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Re: various comments
Jussi Piitulainen <jpiitula@xxxxxxxxxxxxxxxx> writes:
> Radey Shouman writes:
> > Nevertheless, using the array functions with vector arguments can be
> > very convenient, could disjointness from vectors (and even strings)
> > be left unspecified?
> Disjointness means that the implementation types do not leak through.
> If both (vector? arr) and (array? arr) yield #t, then (vector-ref arr
> k) must do what (array-ref arr k) does, and so on. To implement that,
> one should first have disjoint types, (r5rs-vector? o) and (array? o),
> and then make (vector? o) be their sum (or (r5rs-vector? o) (array?
> o)), and (vector-ref o k) would dispatch to one of (r5rs-vector-ref o
> k) or (array-ref o k).
That is not the situation that I had in mind. In SCM, for example,
all vectors are arrays, but some arrays are not vectors, in
particular, of course, multidimensional arrays are not vectors. So
the two disjoint types are (R5RS) vectors, and, say, general-arrays.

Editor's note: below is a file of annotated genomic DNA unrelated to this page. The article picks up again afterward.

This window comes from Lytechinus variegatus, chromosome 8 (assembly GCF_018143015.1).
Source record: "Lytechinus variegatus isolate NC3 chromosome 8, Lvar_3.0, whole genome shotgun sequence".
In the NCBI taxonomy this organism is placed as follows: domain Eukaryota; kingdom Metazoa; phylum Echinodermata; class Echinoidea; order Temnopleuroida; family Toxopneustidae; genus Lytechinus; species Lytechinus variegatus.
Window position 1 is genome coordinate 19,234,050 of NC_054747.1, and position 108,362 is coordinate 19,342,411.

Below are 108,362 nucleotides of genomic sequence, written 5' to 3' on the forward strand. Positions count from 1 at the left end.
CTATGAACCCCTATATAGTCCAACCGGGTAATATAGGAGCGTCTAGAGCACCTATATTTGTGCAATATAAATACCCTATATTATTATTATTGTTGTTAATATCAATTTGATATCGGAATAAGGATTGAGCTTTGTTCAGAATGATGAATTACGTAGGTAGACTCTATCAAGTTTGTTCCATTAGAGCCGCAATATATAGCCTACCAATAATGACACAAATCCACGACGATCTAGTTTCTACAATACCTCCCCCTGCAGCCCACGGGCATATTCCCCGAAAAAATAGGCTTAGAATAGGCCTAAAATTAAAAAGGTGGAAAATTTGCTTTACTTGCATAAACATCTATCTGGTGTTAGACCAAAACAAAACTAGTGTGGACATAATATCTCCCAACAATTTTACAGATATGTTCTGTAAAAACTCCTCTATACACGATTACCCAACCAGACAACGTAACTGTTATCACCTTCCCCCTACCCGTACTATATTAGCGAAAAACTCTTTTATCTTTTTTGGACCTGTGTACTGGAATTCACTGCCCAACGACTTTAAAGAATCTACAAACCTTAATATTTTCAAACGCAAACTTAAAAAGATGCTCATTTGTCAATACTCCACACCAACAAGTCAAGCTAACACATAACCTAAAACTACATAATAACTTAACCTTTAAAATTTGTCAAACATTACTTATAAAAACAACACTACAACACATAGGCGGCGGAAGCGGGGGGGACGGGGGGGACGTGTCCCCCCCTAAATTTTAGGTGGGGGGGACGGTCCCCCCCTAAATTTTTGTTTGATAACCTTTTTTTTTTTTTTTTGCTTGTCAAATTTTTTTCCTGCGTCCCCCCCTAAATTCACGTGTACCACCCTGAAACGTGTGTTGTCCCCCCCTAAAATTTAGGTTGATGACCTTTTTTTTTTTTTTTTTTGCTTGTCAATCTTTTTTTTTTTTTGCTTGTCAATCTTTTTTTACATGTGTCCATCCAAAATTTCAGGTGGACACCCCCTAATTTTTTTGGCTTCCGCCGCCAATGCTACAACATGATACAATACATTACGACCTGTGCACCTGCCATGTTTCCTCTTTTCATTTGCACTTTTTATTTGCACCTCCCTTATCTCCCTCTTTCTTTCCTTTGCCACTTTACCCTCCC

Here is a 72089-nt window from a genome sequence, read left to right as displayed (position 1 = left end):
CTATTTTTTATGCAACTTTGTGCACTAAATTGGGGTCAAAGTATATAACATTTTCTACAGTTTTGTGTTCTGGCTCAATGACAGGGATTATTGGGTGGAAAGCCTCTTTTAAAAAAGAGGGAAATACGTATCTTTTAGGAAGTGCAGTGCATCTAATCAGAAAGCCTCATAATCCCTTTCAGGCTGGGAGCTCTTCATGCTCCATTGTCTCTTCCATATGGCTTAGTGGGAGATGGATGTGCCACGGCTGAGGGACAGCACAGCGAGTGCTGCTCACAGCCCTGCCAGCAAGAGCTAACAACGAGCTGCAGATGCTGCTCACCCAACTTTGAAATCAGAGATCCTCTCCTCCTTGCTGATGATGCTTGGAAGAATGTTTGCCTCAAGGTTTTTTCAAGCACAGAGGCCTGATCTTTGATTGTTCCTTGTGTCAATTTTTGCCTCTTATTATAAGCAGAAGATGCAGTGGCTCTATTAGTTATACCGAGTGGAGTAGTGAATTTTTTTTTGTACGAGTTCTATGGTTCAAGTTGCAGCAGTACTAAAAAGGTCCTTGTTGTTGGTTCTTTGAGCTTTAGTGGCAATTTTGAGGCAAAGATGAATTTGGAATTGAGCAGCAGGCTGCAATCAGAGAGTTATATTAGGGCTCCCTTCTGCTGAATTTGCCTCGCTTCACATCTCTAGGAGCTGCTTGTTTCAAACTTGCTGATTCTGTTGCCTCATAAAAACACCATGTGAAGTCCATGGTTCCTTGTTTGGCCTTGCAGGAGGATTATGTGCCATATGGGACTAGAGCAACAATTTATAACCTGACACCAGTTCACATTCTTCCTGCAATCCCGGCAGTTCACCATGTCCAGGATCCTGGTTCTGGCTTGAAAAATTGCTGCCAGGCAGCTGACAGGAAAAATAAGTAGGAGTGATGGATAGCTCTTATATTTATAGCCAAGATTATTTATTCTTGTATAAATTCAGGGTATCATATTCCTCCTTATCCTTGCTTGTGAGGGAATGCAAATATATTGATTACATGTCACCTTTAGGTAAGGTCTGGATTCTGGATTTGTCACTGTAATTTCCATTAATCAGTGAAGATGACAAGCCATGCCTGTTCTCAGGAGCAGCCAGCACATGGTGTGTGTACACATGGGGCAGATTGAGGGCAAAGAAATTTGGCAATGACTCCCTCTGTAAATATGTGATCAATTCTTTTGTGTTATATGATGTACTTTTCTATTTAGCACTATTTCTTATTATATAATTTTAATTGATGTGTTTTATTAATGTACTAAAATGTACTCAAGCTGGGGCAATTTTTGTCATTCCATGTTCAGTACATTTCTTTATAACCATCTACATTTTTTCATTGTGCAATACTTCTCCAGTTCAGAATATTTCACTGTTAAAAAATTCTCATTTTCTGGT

In this case, no change need be made to VECTOR-REF? or VECTOR, but
ARRAY? must return true for vectors, and ARRAY-REF must behave as
VECTOR-REF for vector arguments. Some calls to array-constructing
functions return vectors, but array handling code can be written
without knowing or caring whether an array happens to be a vector or
not. I think this sort of flexibility is useful for implementors.
The only cost is that disjointness cannot be guaranteed between
arrays and vectors -- and I'm not sure why it is even particularly
> On the other hand, (array? vec) might yield #f and (array-ref vec k)
> could still do the right thing. Cough. Even (share-array vec proc)
> could do the right thing. Oho. But strings seem harder - almost a
> parallel implementation. And there would be runtime dispatch on
> argument types all over the place.
Certainly ARRAY-REF and SHARE-ARRAY must do the right thing iff their
array argument is an array in the sense of ARRAY? . I suggest only
that there is no need to require that (vector? x) return false for all
x such that (array? x) returns true, not that you require any
particular behavior when any vector or string is passed to an array
> Ok, it seems workable if you like that sort of thing. Scheme has not
> taken this route. There is no vector-append (I think). Perhaps there
> could be another abstraction layer on top of strings, vectors and
> arrays, one that would just pay for the dispatching?
On the other hand, until R4RS there was no formal requirement that, for
example, lists and vectors were disjoint. You seem to be arguing against
a generic sequence type, which I do not propose.